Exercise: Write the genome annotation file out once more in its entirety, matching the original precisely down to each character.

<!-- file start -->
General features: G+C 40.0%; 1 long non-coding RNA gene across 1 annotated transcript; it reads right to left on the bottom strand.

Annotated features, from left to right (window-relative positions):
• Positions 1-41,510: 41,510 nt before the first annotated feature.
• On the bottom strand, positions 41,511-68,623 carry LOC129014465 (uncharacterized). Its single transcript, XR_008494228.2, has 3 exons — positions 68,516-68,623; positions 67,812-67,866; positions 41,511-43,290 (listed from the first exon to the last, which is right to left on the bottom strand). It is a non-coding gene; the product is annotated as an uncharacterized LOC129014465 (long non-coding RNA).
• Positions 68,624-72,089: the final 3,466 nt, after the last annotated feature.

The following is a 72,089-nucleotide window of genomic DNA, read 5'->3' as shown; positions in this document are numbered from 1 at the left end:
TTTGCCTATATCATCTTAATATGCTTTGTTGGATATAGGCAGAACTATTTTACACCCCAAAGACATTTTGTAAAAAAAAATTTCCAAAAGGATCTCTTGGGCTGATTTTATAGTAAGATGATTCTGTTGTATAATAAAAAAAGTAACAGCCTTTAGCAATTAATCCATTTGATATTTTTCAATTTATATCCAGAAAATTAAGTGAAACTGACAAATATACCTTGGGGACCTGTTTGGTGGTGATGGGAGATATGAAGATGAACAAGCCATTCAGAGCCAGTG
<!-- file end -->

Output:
General features: G+C 40.0%; 1 long non-coding RNA gene across 1 annotated transcript; it reads right to left on the bottom strand.

Annotated features, from left to right (window-relative positions):
• Positions 1-41,510: 41,510 nt before the first annotated feature.
• On the bottom strand, positions 41,511-68,623 carry LOC129014465 (uncharacterized). Its single transcript, XR_008494228.2, has 3 exons — positions 68,516-68,623; positions 67,812-67,866; positions 41,511-43,290 (listed from the first exon to the last, which is right to left on the bottom strand). It is a non-coding gene; the product is annotated as an uncharacterized LOC129014465 (long non-coding RNA).
• Positions 68,624-72,089: the final 3,466 nt, after the last annotated feature.

The following is a 72,089-nucleotide window of genomic DNA, read 5'->3' as shown; positions in this document are numbered from 1 at the left end:
TTTGCCTATATCATCTTAATATGCTTTGTTGGATATAGGCAGAACTATTTTACACCCCAAAGACATTTTGTAAAAAAAAATTTCCAAAAGGATCTCTTGGGCTGATTTTATAGTAAGATGATTCTGTTGTATAATAAAAAAAGTAACAGCCTTTAGCAATTAATCCATTTGATATTTTTCAATTTATATCCAGAAAATTAAGTGAAACTGACAAATATACCTTGGGGACCTGTTTGGTGGTGATGGGAGATATGAAGATGAACAAGCCATTCAGAGCCAGTG